“New Hampshire should not promote the construction of new pipelines.”
- While natural gas prices are low now, there is no guarantee they will remain low in the future, as fossil fuel markets are historically volatile. Increasing the region’s reliance on natural gas, instead of diversifying our portfolio of energy resources, makes us more vulnerable to potential price spikes.
- The cost of renewable energy sources is expected by many to decrease in coming years. According to a report from Bloomberg New Energy Finance, technology advancements will lower the cost of solar power 66% and the cost of onshore wind power 47% by 2040. State government should therefore not allow electricity providers to saddle ratepayers with long-term contracts to purchase natural gas.
- Due to laws aimed at reducing carbon emissions and other pollution, the demand for natural gas will likely decrease in the coming years, eliminating the need for any new pipeline. A 2017 study prepared for the Mass Energy Consumers Alliance and other partners concluded, “Existing laws and regulations will cumulatively require New England’s use of natural gas for electric generation to decrease by 27 percent by 2023, relative to 2015 levels.”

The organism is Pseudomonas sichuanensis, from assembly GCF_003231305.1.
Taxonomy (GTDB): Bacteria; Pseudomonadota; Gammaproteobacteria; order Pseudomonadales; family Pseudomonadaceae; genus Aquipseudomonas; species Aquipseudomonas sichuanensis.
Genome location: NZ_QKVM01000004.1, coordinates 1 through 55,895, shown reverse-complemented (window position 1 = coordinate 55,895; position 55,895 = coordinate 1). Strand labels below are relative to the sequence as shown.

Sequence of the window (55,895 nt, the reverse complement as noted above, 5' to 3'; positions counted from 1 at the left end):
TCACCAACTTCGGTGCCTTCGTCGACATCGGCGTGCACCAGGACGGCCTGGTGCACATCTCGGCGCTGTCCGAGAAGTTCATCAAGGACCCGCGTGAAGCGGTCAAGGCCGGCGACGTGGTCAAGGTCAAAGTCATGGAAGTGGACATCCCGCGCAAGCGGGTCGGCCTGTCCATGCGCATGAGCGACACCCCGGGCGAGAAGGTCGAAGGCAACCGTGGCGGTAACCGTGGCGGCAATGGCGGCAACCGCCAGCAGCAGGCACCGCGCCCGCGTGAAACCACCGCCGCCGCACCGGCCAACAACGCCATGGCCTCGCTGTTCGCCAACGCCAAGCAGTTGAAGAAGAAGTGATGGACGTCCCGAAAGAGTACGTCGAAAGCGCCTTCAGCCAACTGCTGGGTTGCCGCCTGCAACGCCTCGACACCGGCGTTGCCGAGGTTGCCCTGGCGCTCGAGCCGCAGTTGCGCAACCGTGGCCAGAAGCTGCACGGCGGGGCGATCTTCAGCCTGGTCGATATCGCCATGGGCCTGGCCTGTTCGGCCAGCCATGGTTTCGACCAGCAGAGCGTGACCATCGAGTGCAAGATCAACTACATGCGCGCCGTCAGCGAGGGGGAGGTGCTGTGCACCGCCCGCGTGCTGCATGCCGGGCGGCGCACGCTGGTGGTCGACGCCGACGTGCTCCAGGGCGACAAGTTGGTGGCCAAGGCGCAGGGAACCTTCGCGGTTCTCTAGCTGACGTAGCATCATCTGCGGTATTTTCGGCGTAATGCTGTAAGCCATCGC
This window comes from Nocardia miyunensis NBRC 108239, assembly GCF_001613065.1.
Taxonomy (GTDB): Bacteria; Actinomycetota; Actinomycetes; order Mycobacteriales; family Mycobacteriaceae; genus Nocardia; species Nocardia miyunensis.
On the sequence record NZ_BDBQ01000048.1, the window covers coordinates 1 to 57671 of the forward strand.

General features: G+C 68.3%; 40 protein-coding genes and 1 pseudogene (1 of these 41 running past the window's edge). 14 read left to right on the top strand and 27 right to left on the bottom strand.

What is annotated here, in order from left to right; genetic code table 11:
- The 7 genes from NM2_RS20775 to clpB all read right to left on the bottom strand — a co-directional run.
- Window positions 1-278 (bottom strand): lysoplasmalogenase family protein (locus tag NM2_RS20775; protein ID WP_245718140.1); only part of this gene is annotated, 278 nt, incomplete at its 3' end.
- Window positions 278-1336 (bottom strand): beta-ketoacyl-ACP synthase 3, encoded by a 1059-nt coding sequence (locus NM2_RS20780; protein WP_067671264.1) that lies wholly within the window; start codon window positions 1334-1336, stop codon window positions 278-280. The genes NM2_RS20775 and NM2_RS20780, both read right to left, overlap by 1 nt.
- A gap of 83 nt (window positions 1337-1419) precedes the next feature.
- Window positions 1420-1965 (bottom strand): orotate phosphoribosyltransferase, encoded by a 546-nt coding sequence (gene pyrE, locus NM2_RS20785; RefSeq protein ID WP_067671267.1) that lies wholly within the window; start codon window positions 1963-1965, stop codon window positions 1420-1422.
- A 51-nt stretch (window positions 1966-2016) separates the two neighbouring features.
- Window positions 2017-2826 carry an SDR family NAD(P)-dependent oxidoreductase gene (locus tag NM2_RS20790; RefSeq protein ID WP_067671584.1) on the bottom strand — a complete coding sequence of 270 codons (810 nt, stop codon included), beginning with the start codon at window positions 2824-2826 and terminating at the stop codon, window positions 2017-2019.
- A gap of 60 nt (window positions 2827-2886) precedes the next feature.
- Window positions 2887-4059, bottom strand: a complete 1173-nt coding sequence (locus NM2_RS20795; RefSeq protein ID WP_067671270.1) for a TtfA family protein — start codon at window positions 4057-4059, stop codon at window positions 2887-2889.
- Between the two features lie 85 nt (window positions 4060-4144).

- According to a 2015 report from the Analysis Group, Inc., completed on behalf of the Massachusetts Attorney General, the New England electricity grid will stay reliable at least through 2030, even with no new pipeline. The report concluded, "We find that power system reliability will be maintained with or without electric ratepayer investment in new natural gas pipeline capacity."
- While natural gas burns cleaner than other fossil fuels, the extraction and transportation of natural gas causes the release of methane, which traps more heat than carbon dioxide and is a contributor to climate change.
- Residents close to a pipeline may suffer from lower property values or even have their property seized through eminent domain.
Requires the Public Utilities Commission to adopt rules for reporting lost and unaccounted for gas by natural gas companies. The bill also prohibits electric distribution companies from acquisition of natural gas capacity or supply or interests in natural gas infrastructure at ratepayers' expense.
Requires a certificate issued by the Site Evaluation Committee to include a provision that the applicant guarantees funding for restoration efforts in the event of environmental damage caused by the facility.
Requires the Site Evaluation Committee to issue a certificate for an energy facility if the committee fails to act within 365 days of acceptance of an application.
Prohibits any tariff, tax, or fee on any electric ratepayer for the purpose of financing the construction of a high pressure gas pipeline.
Establishes protections for property owners if a pipeline company takes their land through eminent domain. For example, this bill sets up a process for the pipeline company to pay for reloaction, temporary housing, and legal expenses.